“Redesigning the Financial System” — Or Not
In a world with few wise men — financial or otherwise — Jeremy Grantham certainly makes the cut (Paul Volcker, Warren Buffett, and John Bogle also come to mind).
It’s hard to improve upon Grantham’s own words, from his 3rd quarter letter to shareholders (his fund manages a measly $87 billion for investors).
Here are a couple choice excerpts:
In general, countries with simpler and less aggressive banks have had much less pain in the recent crisis . . . “Oh!” say the bankers, “If we become smaller and simpler and more regulated, the world will end and all serious banking will go to London, Switzerland, Bali Hai, or wherever.” Well, good for those other places. If that means they will have knee-buckling, economy cracking, taxpayer-impoverishing meltdowns every 15 years and we will be left looking like a boring back water, that sounds fine to me.
And this nugget, capturing the current mindset towards reining in a clearly out-of-control financial sector:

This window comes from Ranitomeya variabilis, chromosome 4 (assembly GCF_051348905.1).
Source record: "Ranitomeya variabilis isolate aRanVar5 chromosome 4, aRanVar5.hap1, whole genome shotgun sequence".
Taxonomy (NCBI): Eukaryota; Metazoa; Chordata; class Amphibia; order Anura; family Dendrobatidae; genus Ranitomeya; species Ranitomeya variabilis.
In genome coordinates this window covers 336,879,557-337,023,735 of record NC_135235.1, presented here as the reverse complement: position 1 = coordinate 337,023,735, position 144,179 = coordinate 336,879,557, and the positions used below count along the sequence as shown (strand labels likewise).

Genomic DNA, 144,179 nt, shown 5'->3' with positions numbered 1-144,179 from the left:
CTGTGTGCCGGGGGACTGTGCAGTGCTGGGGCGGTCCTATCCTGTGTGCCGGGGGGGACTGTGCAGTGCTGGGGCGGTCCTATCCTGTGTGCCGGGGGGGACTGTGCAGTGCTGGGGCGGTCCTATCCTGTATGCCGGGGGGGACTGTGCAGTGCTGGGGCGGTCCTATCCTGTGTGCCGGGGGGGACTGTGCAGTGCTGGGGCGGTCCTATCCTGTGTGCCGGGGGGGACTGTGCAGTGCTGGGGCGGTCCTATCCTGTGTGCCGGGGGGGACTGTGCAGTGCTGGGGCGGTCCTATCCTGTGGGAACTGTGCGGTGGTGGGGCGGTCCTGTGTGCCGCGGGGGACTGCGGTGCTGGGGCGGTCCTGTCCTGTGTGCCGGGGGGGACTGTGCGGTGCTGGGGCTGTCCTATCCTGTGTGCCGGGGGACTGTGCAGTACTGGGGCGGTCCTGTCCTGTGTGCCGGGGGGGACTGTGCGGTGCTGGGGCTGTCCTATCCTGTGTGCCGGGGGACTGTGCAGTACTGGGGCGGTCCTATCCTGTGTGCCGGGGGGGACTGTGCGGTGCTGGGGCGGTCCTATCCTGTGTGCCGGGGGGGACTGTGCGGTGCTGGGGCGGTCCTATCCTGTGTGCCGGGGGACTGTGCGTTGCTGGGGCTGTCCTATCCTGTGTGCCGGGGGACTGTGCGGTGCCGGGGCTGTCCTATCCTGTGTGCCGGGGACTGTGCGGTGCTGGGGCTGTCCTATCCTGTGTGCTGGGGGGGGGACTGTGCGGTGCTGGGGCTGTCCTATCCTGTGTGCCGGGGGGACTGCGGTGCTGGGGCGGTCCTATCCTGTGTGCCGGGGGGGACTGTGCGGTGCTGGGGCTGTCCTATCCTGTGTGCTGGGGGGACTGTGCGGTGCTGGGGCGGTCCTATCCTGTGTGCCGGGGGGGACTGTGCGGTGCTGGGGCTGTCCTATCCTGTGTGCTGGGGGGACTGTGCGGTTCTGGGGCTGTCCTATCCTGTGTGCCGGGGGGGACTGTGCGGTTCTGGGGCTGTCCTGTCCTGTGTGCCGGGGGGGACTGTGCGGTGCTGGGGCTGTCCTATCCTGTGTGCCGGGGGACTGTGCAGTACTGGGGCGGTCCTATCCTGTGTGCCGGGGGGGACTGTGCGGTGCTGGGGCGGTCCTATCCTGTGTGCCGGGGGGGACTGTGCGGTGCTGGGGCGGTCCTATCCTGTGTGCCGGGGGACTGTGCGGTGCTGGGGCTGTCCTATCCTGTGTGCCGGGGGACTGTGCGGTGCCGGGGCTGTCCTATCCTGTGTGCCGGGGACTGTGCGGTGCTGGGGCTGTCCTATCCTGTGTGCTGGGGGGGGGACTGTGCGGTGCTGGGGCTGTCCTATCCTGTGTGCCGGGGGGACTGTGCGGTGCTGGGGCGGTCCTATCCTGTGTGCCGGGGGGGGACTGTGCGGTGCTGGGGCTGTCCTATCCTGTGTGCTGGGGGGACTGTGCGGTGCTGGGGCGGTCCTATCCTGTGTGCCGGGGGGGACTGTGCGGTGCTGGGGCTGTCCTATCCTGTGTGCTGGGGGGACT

I can imagine the company representatives on the Titanic II design committee repeatedly pointing out that the Titanic I tragedy was a black swan event: utterly unpredictable and completely, emphatically, not caused by any failures of the ship’s construction, of the company’s policy, or of the captain’s competence.
“No one could have seen this coming,” would have been their constant refrain. Their response would have been to spend their time pushing for more and improved lifeboats. In itself this is a good idea, and that is the trap: by working to mitigate the pain of the next catastrophe, we allow ourselves to downplay the real causes of the disaster and thereby invite another one. And so it is today with our efforts to redesign the financial system in order to reduce the number and severity of future crises.
Grantham’s take on Alan Greenspan, Ben Bernanke, Geithner, Goldman Sachs and a long list of others is bracing, infuriating, refreshing — and most of all, accurate.